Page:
Delaware issues new restrictions on gatherings, dining, and youth sports; most take effect on Monday

Most of the restrictions take effect at 8 a.m. on Monday, Nov. 23.
DOVER, Delaware (WPVI) -- Delaware Governor John Carney announced Tuesday additional restrictions for indoor and outdoor gatherings, indoor dining, and youth sports to slow the spread of COVID-19 in the state.

The restrictions take effect at 8 a.m. on Monday, except the ones for youth sports. Carney's office said the restrictions will be formally issued in a revision of the governor's emergency order later this week.

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The additional restrictions on indoor and outdoor gatherings in Delaware take effect at 8 a.m. Monday, November 23.



Governor Carney's order will include the following restrictions:

  • Indoor gatherings in homes must be capped at no more than 10 people.


  • Indoor gatherings outside of homes must be limited to 30 percent of the venue's stated fire capacity, up to a cap of 50 people. This includes all events, such as weddings, funerals, services in houses of worship, performances, political gatherings, and events in public spaces including fire halls.


  • Outdoor public gatherings are limited to 50 people. Up to 250 may be allowed with a plan approved by the Delaware Division of Public Health (DPH).


  • Restaurants must operate at no more than 30 percent of fire capacity indoors, with allowances for additional outdoor seating.


  • Governor Carney's order will also prohibit Delaware youth sports organizations, teams and venues from hosting or participating in tournaments with out-of-state teams, effective at 8 a.m. on Tuesday, December 1. The order includes a provision prohibiting Delaware teams from traveling across states lines for tournaments.


"These are difficult decisions, but we face a difficult and challenging winter," Governor Carney said in a statement. "COVID-19 cases and hospitalizations are rising in Delaware and across the country. Nearly 250,000 Americans, including 739 Delawareans, have already lost their lives to this virus. Our focus must be on protecting lives."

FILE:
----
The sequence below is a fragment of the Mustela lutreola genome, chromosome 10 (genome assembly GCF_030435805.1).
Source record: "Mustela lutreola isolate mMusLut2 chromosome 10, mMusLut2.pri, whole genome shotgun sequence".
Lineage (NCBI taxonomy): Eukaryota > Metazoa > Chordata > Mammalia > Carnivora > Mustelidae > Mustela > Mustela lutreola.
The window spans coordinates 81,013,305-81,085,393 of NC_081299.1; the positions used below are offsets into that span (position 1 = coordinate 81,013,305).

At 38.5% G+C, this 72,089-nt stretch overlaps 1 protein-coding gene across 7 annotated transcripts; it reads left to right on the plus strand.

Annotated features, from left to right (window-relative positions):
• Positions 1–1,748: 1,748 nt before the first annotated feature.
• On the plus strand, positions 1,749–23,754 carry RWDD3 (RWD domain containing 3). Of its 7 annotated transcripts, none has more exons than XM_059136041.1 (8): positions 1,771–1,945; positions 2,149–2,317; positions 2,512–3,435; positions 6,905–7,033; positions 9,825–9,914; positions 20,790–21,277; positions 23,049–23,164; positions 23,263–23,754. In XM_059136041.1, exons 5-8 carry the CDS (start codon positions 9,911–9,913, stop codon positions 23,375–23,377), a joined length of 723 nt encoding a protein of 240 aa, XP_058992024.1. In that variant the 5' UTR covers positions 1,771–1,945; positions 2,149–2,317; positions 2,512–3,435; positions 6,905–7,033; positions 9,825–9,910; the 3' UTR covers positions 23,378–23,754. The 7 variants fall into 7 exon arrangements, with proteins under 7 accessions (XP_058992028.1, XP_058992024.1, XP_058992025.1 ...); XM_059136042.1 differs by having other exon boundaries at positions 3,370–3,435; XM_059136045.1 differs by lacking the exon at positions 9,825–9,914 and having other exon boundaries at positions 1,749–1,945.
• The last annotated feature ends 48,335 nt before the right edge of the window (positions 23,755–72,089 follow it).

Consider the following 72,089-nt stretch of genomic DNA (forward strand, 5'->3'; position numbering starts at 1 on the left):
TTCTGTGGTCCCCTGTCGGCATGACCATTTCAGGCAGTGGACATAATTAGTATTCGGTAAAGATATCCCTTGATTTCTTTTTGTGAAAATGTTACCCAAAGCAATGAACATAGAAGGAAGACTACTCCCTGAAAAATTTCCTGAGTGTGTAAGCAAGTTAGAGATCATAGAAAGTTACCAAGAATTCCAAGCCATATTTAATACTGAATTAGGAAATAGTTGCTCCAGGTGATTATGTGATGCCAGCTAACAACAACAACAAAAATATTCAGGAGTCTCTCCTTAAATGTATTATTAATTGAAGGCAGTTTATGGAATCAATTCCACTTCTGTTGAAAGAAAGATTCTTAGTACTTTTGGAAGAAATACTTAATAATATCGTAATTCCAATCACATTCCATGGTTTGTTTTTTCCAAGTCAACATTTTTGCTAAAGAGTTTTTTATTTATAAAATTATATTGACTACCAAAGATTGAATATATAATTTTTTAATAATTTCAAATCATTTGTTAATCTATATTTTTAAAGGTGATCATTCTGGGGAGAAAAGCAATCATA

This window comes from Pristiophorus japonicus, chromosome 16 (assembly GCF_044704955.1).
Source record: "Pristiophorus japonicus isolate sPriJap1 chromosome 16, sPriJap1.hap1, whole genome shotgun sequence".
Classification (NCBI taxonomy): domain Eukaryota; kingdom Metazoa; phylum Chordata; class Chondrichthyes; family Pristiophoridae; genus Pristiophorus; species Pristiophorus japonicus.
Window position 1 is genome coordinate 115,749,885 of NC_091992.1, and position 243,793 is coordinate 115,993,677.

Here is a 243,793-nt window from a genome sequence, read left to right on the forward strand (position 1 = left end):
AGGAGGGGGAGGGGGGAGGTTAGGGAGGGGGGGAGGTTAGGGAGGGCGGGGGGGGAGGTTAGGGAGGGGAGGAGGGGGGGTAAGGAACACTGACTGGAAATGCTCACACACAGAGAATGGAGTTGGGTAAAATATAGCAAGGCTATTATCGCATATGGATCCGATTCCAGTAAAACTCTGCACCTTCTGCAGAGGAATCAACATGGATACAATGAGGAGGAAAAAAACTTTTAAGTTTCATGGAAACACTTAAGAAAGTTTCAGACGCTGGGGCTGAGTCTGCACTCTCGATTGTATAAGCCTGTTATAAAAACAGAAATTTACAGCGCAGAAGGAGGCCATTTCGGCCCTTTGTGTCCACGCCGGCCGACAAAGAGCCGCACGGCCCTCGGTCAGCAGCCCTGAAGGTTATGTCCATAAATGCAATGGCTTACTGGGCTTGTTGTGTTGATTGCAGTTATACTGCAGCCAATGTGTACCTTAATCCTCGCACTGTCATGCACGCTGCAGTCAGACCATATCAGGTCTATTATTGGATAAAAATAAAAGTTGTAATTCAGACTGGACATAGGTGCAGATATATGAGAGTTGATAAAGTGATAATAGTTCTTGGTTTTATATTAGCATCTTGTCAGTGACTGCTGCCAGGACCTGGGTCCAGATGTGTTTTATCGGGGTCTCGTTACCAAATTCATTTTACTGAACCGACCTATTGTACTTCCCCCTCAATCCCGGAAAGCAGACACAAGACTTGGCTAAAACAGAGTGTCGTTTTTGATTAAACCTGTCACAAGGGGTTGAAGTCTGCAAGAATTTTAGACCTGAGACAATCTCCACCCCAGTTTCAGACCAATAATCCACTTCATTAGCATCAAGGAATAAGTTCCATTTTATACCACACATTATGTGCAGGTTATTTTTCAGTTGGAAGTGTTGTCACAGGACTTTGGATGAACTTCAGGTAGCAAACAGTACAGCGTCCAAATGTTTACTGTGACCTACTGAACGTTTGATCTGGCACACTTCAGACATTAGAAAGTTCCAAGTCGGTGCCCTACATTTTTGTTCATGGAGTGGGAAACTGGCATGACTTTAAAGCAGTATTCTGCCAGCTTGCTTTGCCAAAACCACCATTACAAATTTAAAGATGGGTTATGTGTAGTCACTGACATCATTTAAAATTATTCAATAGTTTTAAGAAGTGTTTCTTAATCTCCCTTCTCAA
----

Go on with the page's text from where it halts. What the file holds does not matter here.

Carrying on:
Hybrid Learning for Schools

Based on a weekly review of publicly available data, the Delaware Division of Public Health (DPH) says it continues to recommend that K-12 public schools to operate in a hybrid model with a mix of in-person and remote instruction.

"Transmission of COVID-19 has been rare in Delaware schools because students, educators and staff are following the basic health guidelines and doing their part to keep children in classrooms. Exposure is primarily occurring in social settings outside of school," said Dr. Karyl Rattay, Director of DPH.

Relief Grants

Governor Carney on Tuesday also announced an expansion of the DE Relief Grants program for businesses hardest hit by COVID-19 restrictions.

According to the governor, the expansion will "provide up to $25 million in additional relief for hundreds of businesses that have been disproportionately impacted. Qualifying businesses, including restaurants and taprooms, will receive double their original grant allocation."

The DE Relief Grants program - funded by the federal Coronavirus Aid, Relief, and Economic Security (CARES) Act - is providing more than $150 million in direct assistance to Delaware small businesses statewide.

The application deadline is December 4, 2020, and can be found at https://business.delaware.gov/relief/.

Delaware courts press pause on jury trials as COVID cases rise

Delaware courts are pressing pause on jury trials as COVID-19 cases continue to rise across the state.

Because of the spike in coronavirus cases, courts are transitioning back to phase 2 of the state's reopening plan.
Court facilities will remain open, but staffing and building capacity will decrease from 75% to 50%.

Non-jury civil and criminal cases will continue, as will grand jury proceedings.

Courts will reassess the situation in the new year, officials said.
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